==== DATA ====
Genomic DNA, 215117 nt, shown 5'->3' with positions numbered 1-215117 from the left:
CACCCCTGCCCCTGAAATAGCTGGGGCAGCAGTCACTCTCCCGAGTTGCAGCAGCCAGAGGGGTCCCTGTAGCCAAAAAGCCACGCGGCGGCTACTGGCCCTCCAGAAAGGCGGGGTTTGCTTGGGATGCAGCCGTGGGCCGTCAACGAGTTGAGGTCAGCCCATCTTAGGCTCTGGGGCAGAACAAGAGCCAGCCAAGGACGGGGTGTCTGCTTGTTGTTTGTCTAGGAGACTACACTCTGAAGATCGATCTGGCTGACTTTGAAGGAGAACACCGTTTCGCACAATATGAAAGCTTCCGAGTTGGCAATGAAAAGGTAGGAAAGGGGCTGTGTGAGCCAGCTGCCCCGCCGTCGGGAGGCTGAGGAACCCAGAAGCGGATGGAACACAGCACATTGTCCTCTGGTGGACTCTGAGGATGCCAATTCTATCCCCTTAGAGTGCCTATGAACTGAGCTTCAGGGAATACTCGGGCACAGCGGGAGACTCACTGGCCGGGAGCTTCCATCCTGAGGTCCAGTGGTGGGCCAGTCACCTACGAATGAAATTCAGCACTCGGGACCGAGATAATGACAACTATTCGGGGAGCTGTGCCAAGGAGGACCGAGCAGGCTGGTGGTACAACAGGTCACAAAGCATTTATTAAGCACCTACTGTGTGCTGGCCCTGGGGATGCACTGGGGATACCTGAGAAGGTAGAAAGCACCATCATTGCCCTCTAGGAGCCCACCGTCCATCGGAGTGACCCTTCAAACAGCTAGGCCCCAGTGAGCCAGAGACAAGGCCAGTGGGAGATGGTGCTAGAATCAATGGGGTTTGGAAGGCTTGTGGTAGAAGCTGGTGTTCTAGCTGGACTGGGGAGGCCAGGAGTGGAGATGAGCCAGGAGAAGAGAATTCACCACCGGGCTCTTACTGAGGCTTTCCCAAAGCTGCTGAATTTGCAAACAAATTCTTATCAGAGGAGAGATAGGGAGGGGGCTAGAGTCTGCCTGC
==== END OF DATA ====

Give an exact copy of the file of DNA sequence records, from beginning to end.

Genomic DNA, 215117 nt, shown 5'->3' with positions numbered 1-215117 from the left:
CACCCCTGCCCCTGAAATAGCTGGGGCAGCAGTCACTCTCCCGAGTTGCAGCAGCCAGAGGGGTCCCTGTAGCCAAAAAGCCACGCGGCGGCTACTGGCCCTCCAGAAAGGCGGGGTTTGCTTGGGATGCAGCCGTGGGCCGTCAACGAGTTGAGGTCAGCCCATCTTAGGCTCTGGGGCAGAACAAGAGCCAGCCAAGGACGGGGTGTCTGCTTGTTGTTTGTCTAGGAGACTACACTCTGAAGATCGATCTGGCTGACTTTGAAGGAGAACACCGTTTCGCACAATATGAAAGCTTCCGAGTTGGCAATGAAAAGGTAGGAAAGGGGCTGTGTGAGCCAGCTGCCCCGCCGTCGGGAGGCTGAGGAACCCAGAAGCGGATGGAACACAGCACATTGTCCTCTGGTGGACTCTGAGGATGCCAATTCTATCCCCTTAGAGTGCCTATGAACTGAGCTTCAGGGAATACTCGGGCACAGCGGGAGACTCACTGGCCGGGAGCTTCCATCCTGAGGTCCAGTGGTGGGCCAGTCACCTACGAATGAAATTCAGCACTCGGGACCGAGATAATGACAACTATTCGGGGAGCTGTGCCAAGGAGGACCGAGCAGGCTGGTGGTACAACAGGTCACAAAGCATTTATTAAGCACCTACTGTGTGCTGGCCCTGGGGATGCACTGGGGATACCTGAGAAGGTAGAAAGCACCATCATTGCCCTCTAGGAGCCCACCGTCCATCGGAGTGACCCTTCAAACAGCTAGGCCCCAGTGAGCCAGAGACAAGGCCAGTGGGAGATGGTGCTAGAATCAATGGGGTTTGGAAGGCTTGTGGTAGAAGCTGGTGTTCTAGCTGGACTGGGGAGGCCAGGAGTGGAGATGAGCCAGGAGAAGAGAATTCACCACCGGGCTCTTACTGAGGCTTTCCCAAAGCTGCTGAATTTGCAAACAAATTCTTATCAGAGGAGAGATAGGGAGGGGGCTAGAGTCTGCCTGC